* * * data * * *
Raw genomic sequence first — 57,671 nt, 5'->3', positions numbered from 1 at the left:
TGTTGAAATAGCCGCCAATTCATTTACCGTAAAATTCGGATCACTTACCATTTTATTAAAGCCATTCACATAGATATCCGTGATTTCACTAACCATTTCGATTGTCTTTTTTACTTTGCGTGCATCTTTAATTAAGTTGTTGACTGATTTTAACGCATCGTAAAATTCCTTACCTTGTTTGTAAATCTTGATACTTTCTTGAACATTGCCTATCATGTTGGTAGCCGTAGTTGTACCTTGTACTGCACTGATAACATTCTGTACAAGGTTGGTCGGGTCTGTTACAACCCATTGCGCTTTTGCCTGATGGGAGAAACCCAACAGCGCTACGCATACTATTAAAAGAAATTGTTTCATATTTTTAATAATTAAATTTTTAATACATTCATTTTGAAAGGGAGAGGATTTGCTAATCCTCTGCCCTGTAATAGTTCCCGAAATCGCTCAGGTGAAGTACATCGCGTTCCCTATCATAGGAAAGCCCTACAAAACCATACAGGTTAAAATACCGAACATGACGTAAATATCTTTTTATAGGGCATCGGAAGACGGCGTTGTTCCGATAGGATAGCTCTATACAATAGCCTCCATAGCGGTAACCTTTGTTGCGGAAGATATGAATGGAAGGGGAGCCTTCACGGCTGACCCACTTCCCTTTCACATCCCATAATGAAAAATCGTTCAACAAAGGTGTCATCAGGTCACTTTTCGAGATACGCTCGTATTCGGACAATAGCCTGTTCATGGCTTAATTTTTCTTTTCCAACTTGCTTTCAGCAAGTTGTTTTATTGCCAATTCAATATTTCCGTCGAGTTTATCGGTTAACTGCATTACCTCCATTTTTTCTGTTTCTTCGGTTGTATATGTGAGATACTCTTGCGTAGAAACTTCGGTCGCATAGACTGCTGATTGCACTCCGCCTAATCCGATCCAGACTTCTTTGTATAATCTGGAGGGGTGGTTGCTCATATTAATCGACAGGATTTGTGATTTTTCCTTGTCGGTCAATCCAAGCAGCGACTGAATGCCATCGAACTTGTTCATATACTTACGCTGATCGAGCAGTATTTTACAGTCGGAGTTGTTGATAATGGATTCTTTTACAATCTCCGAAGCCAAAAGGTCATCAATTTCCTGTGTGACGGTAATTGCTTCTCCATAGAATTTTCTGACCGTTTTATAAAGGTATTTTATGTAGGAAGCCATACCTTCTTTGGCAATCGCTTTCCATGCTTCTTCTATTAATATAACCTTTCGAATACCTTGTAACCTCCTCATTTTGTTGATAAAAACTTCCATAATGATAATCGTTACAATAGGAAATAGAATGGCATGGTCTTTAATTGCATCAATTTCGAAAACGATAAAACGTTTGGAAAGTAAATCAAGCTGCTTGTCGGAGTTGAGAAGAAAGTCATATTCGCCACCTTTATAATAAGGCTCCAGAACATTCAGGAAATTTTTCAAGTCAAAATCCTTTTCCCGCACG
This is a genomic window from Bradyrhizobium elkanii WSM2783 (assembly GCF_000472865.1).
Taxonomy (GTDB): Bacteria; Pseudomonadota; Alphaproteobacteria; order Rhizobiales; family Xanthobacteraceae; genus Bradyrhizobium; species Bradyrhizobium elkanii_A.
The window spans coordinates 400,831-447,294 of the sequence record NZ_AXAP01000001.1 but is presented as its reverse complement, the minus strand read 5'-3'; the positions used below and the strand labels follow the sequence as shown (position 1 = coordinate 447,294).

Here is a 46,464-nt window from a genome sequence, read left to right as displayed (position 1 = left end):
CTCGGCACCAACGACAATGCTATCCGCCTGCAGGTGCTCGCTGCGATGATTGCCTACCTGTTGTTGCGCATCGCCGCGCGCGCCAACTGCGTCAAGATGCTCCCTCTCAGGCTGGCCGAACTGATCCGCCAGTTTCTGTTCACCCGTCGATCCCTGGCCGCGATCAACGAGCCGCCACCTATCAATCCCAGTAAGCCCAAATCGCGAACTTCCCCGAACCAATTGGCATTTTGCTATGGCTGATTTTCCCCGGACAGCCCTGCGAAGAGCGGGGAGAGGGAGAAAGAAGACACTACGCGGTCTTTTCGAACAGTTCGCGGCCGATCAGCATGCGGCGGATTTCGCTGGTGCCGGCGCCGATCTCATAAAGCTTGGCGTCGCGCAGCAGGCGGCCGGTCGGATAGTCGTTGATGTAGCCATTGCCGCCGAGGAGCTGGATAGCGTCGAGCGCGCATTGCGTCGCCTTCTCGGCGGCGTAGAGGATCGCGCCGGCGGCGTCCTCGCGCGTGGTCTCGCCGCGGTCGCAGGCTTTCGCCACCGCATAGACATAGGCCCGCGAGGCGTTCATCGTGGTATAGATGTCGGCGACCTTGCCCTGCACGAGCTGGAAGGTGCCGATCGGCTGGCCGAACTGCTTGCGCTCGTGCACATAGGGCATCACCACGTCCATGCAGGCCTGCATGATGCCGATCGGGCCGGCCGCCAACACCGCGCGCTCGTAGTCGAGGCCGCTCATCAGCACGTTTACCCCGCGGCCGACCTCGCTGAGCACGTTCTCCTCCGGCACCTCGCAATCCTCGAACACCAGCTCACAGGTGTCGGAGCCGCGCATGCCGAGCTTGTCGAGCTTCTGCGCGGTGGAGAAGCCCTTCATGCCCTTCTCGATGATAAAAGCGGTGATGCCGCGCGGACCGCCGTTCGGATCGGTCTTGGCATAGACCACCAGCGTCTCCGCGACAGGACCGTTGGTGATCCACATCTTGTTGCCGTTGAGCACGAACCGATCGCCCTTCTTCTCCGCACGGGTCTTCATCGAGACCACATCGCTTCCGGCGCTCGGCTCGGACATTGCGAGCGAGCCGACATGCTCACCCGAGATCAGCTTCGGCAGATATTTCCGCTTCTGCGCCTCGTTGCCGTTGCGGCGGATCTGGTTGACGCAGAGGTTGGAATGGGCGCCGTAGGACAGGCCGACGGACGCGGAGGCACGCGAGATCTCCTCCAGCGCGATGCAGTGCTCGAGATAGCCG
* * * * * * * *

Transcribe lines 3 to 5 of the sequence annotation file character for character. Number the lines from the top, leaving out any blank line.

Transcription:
This is a genomic window from Bradyrhizobium elkanii WSM2783 (assembly GCF_000472865.1).
Taxonomy (GTDB): Bacteria; Pseudomonadota; Alphaproteobacteria; order Rhizobiales; family Xanthobacteraceae; genus Bradyrhizobium; species Bradyrhizobium elkanii_A.
The window spans coordinates 400,831-447,294 of the sequence record NZ_AXAP01000001.1 but is presented as its reverse complement, the minus strand read 5'-3'; the positions used below and the strand labels follow the sequence as shown (position 1 = coordinate 447,294).